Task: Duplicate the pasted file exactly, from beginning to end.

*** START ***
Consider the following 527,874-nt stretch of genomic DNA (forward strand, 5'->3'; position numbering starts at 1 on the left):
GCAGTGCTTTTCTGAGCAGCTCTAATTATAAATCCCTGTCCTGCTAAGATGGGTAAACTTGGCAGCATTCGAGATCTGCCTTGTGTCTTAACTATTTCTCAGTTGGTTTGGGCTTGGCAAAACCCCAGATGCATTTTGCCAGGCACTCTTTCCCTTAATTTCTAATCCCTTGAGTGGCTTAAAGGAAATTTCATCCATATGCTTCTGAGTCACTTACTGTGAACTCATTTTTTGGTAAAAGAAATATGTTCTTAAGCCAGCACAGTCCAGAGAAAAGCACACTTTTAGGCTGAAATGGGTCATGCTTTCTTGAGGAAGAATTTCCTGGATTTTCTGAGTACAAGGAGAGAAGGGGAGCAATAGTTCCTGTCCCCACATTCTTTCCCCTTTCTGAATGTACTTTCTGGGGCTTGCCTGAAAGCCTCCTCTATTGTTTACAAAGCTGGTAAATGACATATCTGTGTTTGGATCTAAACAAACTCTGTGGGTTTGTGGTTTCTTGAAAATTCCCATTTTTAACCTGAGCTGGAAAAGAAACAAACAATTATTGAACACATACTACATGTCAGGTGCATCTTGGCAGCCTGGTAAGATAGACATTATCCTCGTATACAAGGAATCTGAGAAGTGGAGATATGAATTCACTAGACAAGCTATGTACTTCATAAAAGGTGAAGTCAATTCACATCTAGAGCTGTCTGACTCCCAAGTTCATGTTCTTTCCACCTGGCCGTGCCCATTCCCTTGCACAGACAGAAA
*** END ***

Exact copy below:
Consider the following 527,874-nt stretch of genomic DNA (forward strand, 5'->3'; position numbering starts at 1 on the left):
GCAGTGCTTTTCTGAGCAGCTCTAATTATAAATCCCTGTCCTGCTAAGATGGGTAAACTTGGCAGCATTCGAGATCTGCCTTGTGTCTTAACTATTTCTCAGTTGGTTTGGGCTTGGCAAAACCCCAGATGCATTTTGCCAGGCACTCTTTCCCTTAATTTCTAATCCCTTGAGTGGCTTAAAGGAAATTTCATCCATATGCTTCTGAGTCACTTACTGTGAACTCATTTTTTGGTAAAAGAAATATGTTCTTAAGCCAGCACAGTCCAGAGAAAAGCACACTTTTAGGCTGAAATGGGTCATGCTTTCTTGAGGAAGAATTTCCTGGATTTTCTGAGTACAAGGAGAGAAGGGGAGCAATAGTTCCTGTCCCCACATTCTTTCCCCTTTCTGAATGTACTTTCTGGGGCTTGCCTGAAAGCCTCCTCTATTGTTTACAAAGCTGGTAAATGACATATCTGTGTTTGGATCTAAACAAACTCTGTGGGTTTGTGGTTTCTTGAAAATTCCCATTTTTAACCTGAGCTGGAAAAGAAACAAACAATTATTGAACACATACTACATGTCAGGTGCATCTTGGCAGCCTGGTAAGATAGACATTATCCTCGTATACAAGGAATCTGAGAAGTGGAGATATGAATTCACTAGACAAGCTATGTACTTCATAAAAGGTGAAGTCAATTCACATCTAGAGCTGTCTGACTCCCAAGTTCATGTTCTTTCCACCTGGCCGTGCCCATTCCCTTGCACAGACAGAAA